Civil so­ci­ety laments ab­sence of lo­cal ‘ex­perts’ on peace mission

Lesotho Times - - Elections 2015 - Billy Ntaote

Se­cu­rity and sta­bil­ity, he added, are re­flected in the eco­nomic devel­op­ment of a na­tion.

“This is why se­cu­rity and sta­bil­ity have di­rect, long-term ef­fects on the cre­ation of a sound, com­pet­i­tive eco­nomic en­vi­ron­ment that has a pos­i­tive im­pact on the cit­i­zenry and so­ci­ety as a whole.

“A BNP gov­ern­ment is go­ing to en­sure this is pos­si­ble, hence you should vote for the party on 28 Fe­bru­ary.”

Chief ‘Maserib­ane re­called how for­mer BNP leader and Prime Min­is­ter, Le­abua Jonathan, was friends with African Na­tional Congress leader, Oliver Tambo, dur­ing South Africa’s apartheid era.

Chief Jonathan led Le­sotho from 7 July 1965 un­til he was topped by the mil­i­tary on 20 Jan­uary 1986.

How­ever, Chief ‘Maserib­ane told Sun­day’s rally the friend­ship which ex­isted be­tween Chief Jonathan and South Africa’s an­ti­a­partheid lead­ers should ben­e­fit Le­sotho’s cur­rent and fu­ture gen­er­a­tions as Ba­sotho paid a very high price for the re­la­tion­ship.

“The re­la­tion­ship that our leader, Chief Jonathan, had with Tambo, should be re­vived so that our peo­ple ben­e­fit from the South Af- LE­SOTHO Coun­cil of Non-gov­ern­men­tal Or­gan­i­sa­tions ex­ec­u­tive Direc­tor, Se­abata Mot­samai, has lamented the ab­sence of lo­cal “ex­perts” in re­gional ef­forts to re­store sta­bil­ity to the trou­bled king­dom.

Mr Mot­samai told a press con­fer­ence in Maseru on Mon­day the de­ci­sion to ex­clude lo­cals from the South­ern African Devel­op­ment Com­mu­nity (SADC)’S peace mission in Le­sotho could have dire con­se­quences for the coun­try as it goes for snap elec­tions on 28 Fe­bru­ary.

Mr Mot­samai added lo­cals had a bet­ter un­der­stand­ing of the coun­try’s po­lit­i­cal dy­nam­ics and the sit­u­a­tion on the ground, and would have en­hanced Cyril Ramaphosa’s fa­cil­i­ta­tion in re­turn­ing Le­sotho to sta­bil­ity.

“Civil so­ci­ety has not been in­cluded in the fa­cil­i­ta­tion process in line with the re­quest we sub­mit­ted to the SADC sum­mit held in Zim­babwe last year. We be­lieve if civil so­ci­ety is not in­volved, then church-lead­ers must be part of Mr Ramaphosa’s mission.

“There is need to have some­one ri­can econ­omy. For South Africa to be where it is to­day, our peo­ple con­trib­uted im­mensely to its strug­gle against op­pres­sion.

“Some of our peo­ple died be­cause of that fight against apartheid, which only ended with in­de­pen­dence in 1994.

“To make sure our peo­ple also ben­e­fit from South Africa’s econ­omy, we will ne­go­ti­ate for the labour laws of our two coun­tries to be har­monised. This will make it eas­ier for our peo­ple to work in South Africa with­out be­ing sub­jected to ex­ploita­tion be­cause of lack of proper with a deeper un­der­stand­ing of the lo­cal po­lit­i­cal en­vi­ron­ment in the fa­cil­i­ta­tion, and that some­one or or­gan­i­sa­tion must be able to take any cul­prit to task in the ab­sence of the SADC Fa­cil­i­ta­tor,” said Mr Mot­samai.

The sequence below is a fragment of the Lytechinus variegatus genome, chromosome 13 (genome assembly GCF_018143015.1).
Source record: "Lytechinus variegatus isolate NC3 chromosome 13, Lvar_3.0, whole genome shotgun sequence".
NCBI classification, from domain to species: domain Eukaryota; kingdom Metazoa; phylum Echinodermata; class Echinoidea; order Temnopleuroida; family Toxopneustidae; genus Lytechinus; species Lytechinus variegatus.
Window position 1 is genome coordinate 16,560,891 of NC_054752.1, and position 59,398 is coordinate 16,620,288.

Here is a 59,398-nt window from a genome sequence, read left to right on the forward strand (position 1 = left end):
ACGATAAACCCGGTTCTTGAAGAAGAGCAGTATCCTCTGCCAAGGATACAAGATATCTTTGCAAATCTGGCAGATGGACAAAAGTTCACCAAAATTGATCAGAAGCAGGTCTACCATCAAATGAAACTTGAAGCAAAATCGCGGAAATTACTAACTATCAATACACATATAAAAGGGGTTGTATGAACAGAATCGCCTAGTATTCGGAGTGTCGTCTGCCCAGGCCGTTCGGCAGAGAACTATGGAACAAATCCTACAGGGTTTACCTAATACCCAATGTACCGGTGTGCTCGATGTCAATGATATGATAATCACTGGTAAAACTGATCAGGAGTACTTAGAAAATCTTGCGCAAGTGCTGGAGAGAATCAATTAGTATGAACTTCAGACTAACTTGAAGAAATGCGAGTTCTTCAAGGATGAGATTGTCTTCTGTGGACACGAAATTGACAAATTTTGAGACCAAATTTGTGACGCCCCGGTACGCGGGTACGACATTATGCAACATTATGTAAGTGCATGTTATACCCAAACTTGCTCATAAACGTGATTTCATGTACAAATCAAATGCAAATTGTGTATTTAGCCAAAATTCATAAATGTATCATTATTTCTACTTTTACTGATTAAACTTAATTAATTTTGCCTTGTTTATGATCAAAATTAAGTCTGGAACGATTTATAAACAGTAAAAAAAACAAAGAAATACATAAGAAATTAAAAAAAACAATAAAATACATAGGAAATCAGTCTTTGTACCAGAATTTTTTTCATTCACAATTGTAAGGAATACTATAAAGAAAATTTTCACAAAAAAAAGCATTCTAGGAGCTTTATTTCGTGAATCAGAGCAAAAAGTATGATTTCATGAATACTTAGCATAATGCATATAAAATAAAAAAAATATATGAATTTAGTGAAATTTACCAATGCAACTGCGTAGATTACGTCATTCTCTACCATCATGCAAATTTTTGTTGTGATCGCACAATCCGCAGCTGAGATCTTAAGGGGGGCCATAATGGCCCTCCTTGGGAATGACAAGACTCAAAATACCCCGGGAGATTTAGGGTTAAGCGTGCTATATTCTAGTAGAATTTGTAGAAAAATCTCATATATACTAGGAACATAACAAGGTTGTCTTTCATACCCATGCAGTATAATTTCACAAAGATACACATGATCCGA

How­ever, Mr Mot­samai hailed the South African deputy pres­i­dent for achiev­ing “at least 70 per­cent” of his mission since SADC asked him to me­di­ate in the coali­tion gov­ern­ment lead­ers’ dis­pute over the ex­tent of Prime Min­is­ter Thomas Tha­bane’s pow­ers.

“If we take stock of what Mr Ramaphosa has been here for, you will re­alise he was able to achieve about 70 per­cent of his man­date. He man­aged to have par­lia­ment re-opened (last Oc­to­ber af­ter it had been pro­rogued for nine months by Prime Min­is­ter Thomas Tha­bane on doc­u­men­ta­tion,” Chief ‘Maserib­ane said.

Mean­while, the BNP leader also said tourism would be one of the cor­ner­stones of Le­sotho’s econ­omy un­der his gov­ern­ment.

“Tourism is in­creas­ingly be­com­ing an im­por­tant tool in pro­mot­ing eco­nomic growth, al­le­vi­at­ing poverty, and ad­vanc­ing food se­cu­rity. First of all, it rep­re­sents an op­por­tu­nity for eco­nomic di­ver­si­fi­ca­tion, par­tic­u­larly in mar­ginal ar­eas with few other ex­port op­tions. Tourists are at­tracted to re­mote ar­eas with high val­ues of cul­tural, wildlife and 10 June 2014), and also suc­ceeded in send­ing Lieu­tenant Gen­eral Tlali Kamoli, Lieu­tenant Gen­eral Maa­parankoe Ma­hao and Com­mis­sioner of Po­lice Khothatso Tšooana on leave-of-ab­sence (in Novem­ber 2014 as a way of end­ing ten­sion be­tween the Le­sotho De­fence Force and Le­sotho Mounted Po­lice Ser­vice).

“How­ever, we also need to em­pha­sise that part of his man­date was to nor­malise re­la­tions be­tween the army and po­lice, but there is still ten­sion be­tween the two agen­cies. Also re­la­tions be­tween the coali­tion gov­ern­ment part­ners (Dr Tha­bane, Deputy Prime Min­is­ter Mo­thetjoa Mets­ing and Sports Min­is­ter Th­e­sele ‘Maserib­ane) are still sour,” said Mr Mot­samai.

“Again, only last week, we wit­nessed an un­for­tu­nate in­ci­dent where Joang Mo­lapo (Home Af­fairs

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